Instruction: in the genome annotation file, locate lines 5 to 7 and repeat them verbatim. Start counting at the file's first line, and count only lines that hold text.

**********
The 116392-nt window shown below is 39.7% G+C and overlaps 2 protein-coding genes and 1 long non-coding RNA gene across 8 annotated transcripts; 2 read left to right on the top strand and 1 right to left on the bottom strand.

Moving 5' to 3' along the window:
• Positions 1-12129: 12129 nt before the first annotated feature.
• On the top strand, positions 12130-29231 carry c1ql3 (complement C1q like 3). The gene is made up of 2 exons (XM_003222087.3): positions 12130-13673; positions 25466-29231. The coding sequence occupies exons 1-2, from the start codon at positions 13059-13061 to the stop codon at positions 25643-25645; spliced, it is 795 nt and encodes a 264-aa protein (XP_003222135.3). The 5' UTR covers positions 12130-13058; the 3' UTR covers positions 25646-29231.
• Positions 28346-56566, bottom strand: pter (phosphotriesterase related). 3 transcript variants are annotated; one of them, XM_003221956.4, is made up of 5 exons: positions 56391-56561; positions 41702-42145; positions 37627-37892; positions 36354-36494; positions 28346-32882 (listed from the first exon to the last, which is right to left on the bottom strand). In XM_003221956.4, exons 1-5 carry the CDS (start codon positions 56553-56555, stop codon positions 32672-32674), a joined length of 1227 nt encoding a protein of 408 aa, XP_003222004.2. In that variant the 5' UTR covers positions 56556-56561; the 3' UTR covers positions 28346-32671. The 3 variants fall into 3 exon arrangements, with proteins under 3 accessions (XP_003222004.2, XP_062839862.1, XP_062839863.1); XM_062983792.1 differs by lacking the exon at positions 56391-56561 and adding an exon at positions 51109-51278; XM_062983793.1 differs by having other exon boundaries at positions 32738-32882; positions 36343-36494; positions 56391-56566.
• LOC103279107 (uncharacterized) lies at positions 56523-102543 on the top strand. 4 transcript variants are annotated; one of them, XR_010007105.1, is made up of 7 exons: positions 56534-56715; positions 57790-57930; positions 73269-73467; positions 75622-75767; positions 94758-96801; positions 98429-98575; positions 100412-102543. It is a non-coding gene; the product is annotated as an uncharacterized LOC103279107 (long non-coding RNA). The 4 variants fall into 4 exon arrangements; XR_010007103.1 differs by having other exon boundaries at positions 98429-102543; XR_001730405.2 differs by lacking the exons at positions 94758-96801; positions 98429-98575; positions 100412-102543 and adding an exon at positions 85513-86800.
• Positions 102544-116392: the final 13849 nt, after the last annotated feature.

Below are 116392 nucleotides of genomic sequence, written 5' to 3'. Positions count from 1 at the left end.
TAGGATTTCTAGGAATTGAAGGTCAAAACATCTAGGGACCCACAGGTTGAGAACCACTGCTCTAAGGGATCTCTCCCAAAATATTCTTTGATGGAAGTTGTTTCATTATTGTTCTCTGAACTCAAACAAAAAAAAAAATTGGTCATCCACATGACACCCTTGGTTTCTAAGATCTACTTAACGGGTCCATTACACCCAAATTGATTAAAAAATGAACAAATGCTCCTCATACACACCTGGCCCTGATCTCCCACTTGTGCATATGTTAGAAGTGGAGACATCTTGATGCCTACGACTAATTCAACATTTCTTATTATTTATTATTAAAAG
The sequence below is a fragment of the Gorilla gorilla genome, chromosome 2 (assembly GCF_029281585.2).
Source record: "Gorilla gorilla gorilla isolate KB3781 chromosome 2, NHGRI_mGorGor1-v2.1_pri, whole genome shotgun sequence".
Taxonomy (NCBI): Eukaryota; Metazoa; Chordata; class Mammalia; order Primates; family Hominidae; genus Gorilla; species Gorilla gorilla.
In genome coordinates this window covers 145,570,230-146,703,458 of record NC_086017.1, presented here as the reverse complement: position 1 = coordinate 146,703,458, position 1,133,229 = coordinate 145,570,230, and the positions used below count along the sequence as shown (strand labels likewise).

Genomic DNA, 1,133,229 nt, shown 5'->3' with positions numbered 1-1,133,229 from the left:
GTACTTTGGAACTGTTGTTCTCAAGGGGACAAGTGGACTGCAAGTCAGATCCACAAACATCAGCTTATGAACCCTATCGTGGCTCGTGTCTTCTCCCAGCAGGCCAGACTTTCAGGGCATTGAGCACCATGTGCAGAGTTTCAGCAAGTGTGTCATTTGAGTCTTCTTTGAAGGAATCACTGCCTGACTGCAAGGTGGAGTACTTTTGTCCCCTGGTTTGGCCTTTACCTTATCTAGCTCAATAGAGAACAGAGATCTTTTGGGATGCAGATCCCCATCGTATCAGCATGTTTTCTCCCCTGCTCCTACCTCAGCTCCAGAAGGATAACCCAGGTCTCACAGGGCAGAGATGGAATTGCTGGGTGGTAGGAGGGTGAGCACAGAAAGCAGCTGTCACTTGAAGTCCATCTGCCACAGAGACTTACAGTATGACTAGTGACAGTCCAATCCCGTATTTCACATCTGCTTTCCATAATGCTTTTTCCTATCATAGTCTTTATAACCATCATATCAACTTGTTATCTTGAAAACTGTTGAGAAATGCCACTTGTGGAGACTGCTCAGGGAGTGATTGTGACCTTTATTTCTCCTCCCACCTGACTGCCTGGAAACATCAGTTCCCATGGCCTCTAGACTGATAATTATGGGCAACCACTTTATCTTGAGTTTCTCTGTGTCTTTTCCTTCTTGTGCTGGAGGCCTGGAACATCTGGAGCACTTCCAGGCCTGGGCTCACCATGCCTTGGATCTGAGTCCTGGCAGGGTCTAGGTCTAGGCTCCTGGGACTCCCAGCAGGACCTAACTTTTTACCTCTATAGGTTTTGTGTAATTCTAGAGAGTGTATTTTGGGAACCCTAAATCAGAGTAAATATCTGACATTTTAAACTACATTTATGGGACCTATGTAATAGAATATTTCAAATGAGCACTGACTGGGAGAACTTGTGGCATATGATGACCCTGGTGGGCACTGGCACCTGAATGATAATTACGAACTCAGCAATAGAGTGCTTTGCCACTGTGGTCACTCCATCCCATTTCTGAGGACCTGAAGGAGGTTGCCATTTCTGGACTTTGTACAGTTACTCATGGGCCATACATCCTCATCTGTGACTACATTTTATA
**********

• Positions 28346-56566, bottom strand: pter (phosphotriesterase related). 3 transcript variants are annotated; one of them, XM_003221956.4, is made up of 5 exons: positions 56391-56561; positions 41702-42145; positions 37627-37892; positions 36354-36494; positions 28346-32882 (listed from the first exon to the last, which is right to left on the bottom strand). In XM_003221956.4, exons 1-5 carry the CDS (start codon positions 56553-56555, stop codon positions 32672-32674), a joined length of 1227 nt encoding a protein of 408 aa, XP_003222004.2. In that variant the 5' UTR covers positions 56556-56561; the 3' UTR covers positions 28346-32671. The 3 variants fall into 3 exon arrangements, with proteins under 3 accessions (XP_003222004.2, XP_062839862.1, XP_062839863.1); XM_062983792.1 differs by lacking the exon at positions 56391-56561 and adding an exon at positions 51109-51278; XM_062983793.1 differs by having other exon boundaries at positions 32738-32882; positions 36343-36494; positions 56391-56566.
• LOC103279107 (uncharacterized) lies at positions 56523-102543 on the top strand. 4 transcript variants are annotated; one of them, XR_010007105.1, is made up of 7 exons: positions 56534-56715; positions 57790-57930; positions 73269-73467; positions 75622-75767; positions 94758-96801; positions 98429-98575; positions 100412-102543. It is a non-coding gene; the product is annotated as an uncharacterized LOC103279107 (long non-coding RNA). The 4 variants fall into 4 exon arrangements; XR_010007103.1 differs by having other exon boundaries at positions 98429-102543; XR_001730405.2 differs by lacking the exons at positions 94758-96801; positions 98429-98575; positions 100412-102543 and adding an exon at positions 85513-86800.
• Positions 102544-116392: the final 13849 nt, after the last annotated feature.